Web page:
Hearty Stew that lasts for days

This is one of my recipes that I probably make the most often. It came from me wanting to make stew one time, and then deciding on the ingredients that “felt” most “stew-like”. It’s probably fairly similar to goulash, although I haven’t actually looked up how to make goulash, so I haven’t checked. I do love goulash though.

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I also want to add that there are multiple versions of this stew. It can be vegan, it can be vegetarian, and it can be meaty. Something for everyone! You can also make it in different quantities – but my recommendation is to make as much as possible as it does literally last for days, and there isn’t a huge difference in effort between making a small amount and making a lot. The quantities described below are the amount I’d usually put in when making a “family portion”, but honestly it’s not a science – put in as much or as little as you have.


One of my favourite things about this stew is that it functions quite well as a “leftovers” stew from a roast (or similar). I’ll cover that case below.


The “Base” ingredients are what I’d call the “staples” of the dish – you need all of these and you will feel it if one of them is missing. We then have additional ingredients – a set for a “meaty” version and another set for a “veggie” or vegan version.




– 2 Onions

– 1 kg carrots

– 1 kg potatoes

– Oil or butter

– Red wine

– Fresh rosemary

– Stock (beef or vegetable)


Meaty version

– Beef – leftover roast or similar

– Double cream


Veggie / vegan version

– Mushrooms (or some other vegetable such as aubergines if you’re not a mushroom fan)

(- Double cream)





  1. Dice the onions, carrots, and potatoes. Start by frying the onions in the oil or butter in a large pot (as large as humanly possible), then add the carrots and potatoes as they’re diced. The key here is to chop everything into relatively small pieces, as close to a cube as possible, as this isn’t a soup and will not be blended. It’s much more satisfying to be able to pick up lots of bits and pieces in one spoonful.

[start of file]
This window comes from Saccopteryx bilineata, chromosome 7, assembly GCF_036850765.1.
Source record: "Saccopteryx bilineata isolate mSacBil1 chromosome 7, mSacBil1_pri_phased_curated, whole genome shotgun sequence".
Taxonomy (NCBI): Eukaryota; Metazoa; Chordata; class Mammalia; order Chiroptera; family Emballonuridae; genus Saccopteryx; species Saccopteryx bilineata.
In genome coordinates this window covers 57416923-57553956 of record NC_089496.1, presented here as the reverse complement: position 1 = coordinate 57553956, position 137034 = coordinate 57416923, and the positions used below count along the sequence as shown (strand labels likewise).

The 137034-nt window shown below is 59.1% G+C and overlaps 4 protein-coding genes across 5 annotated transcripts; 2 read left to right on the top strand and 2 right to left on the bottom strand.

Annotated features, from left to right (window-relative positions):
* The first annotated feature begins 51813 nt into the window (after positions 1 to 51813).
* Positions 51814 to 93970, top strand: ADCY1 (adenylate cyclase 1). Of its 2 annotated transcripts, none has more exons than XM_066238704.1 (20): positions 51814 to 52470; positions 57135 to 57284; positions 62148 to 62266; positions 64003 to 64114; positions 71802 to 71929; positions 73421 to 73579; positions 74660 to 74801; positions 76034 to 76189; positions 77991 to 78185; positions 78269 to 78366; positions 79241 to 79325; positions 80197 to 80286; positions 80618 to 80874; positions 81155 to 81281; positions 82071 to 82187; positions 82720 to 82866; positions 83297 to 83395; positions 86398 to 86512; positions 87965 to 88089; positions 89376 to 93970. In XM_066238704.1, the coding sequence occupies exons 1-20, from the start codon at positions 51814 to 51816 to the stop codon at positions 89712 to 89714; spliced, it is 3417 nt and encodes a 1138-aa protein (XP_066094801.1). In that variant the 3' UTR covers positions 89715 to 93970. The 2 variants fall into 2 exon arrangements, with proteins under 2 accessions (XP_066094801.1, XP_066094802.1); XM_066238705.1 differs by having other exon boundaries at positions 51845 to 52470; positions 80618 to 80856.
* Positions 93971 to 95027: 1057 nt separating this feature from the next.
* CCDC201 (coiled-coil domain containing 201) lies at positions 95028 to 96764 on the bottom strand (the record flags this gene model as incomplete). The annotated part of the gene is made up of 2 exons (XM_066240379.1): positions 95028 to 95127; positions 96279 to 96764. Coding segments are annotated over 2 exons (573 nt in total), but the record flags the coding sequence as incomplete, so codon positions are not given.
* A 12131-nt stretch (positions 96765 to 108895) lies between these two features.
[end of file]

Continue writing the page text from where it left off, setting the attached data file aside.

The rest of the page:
1. Boil a kettle and make some stock with 500ml of water and a couple of stock cubes. It’s very much a question of taste, but as a general rule I’d go with 2 or 3 cubes overall depending on how big your pot is and how much you’re making. You can always add more later!


  1. Add the stock to the vegetables in the pot. If adding beef or mushrooms, chop and add them too. Remember that mushrooms shrink quite a bit when cooked, so they don’t need to be chopped quite as finely.


  1. Now it’s red wine time. This is my “secret ingredient”. The important thing here is not to be stingy. As a general rule, I’d say a minimum of half a bottle will be the right amount – at least to start. We want the stew to taste delightfully rich, so it’s always good to have wine reserves in case you want to add more later. It doesn’t all have to come from the same bottle as well – if you have bits and pieces left over that’s absolutely fine!


  1. Do a final check that the liquid covers the solid parts of the pot. If there doesn’t seem to be enough liquid, just add some more boiling water. Finish by adding all the rosemary you have. You can remove the leaves from the stems, or leave a few stems whole. Then put a lid on the stew and let it simmer for an absolute minimum of 20 minutes. There isn’t really a maximum amount of time it can simmer for, as the longer it simmers the more the vegetables will absorb the stock and the wine, so you could literally leave it simmering all day. It also means if you do have beef it’ll create a “slow-cooker” style effect of it melting in your mouth.


  1. Add a tub of double cream if you fancy it. If not, just serve as is!


Beef & no cream


It’s important to keep tasting as you go, as the stew can easily get too diluted and need more stock, or the wine can get a bit lost and you may need to add more wine. Remember that after adding the cream, the stew shouldn’t really boil.


Now, suppose you’ve been eating your stew for a couple days. What often happens here is that the “liquid” part will boil down, or get eaten, and you’re essentially left with a bunch of vegetables. It’s therefore important to keep replenishing the “liquid” part of the stew, a.k.a. adding stock and red wine as you go. One thing I quite like to do is wait until I’ve eaten about half of it, and then add the cream. That way you don’t get sick of the stew as easily, as it suddenly becomes a *completely different dish*! Additionally, you won’t have to be as careful every time you reheat it about making sure it doesn’t boil once the cream is in.


I also mentioned earlier I’d talk about what to do if you have leftovers from say a Sunday roast. I’ve already mentioned that the meat should be “leftovers”, or at least cooked as you would cook a roast and then chopped, but what else can you add? Roast potatoes can definitely be chopped and added, although I do recommend adding some fresh potatoes as well. I also recommend adding the sauce or gravy from your meal – it just adds a little something something.



So there you have it, my stew recipe! I make this several times a year and I’m always in love with the result. What’s so great about it is how versatile it is – it can be meat-free, dairy-free, or a way of making use of leftovers from a roast, and it’s just so incredibly hearty, however you make it.



4 Comments Add yours

  1. esther says:

    love a good, hearty stew. looks delicious


  2. Cynthia says:

    I love stew! Instead of red wine my family uses beer (brown ale). I have yet to make a creamy stew!


    1. miletteriis says:

      Ooh I shall have to try that out – thanks for the tip!


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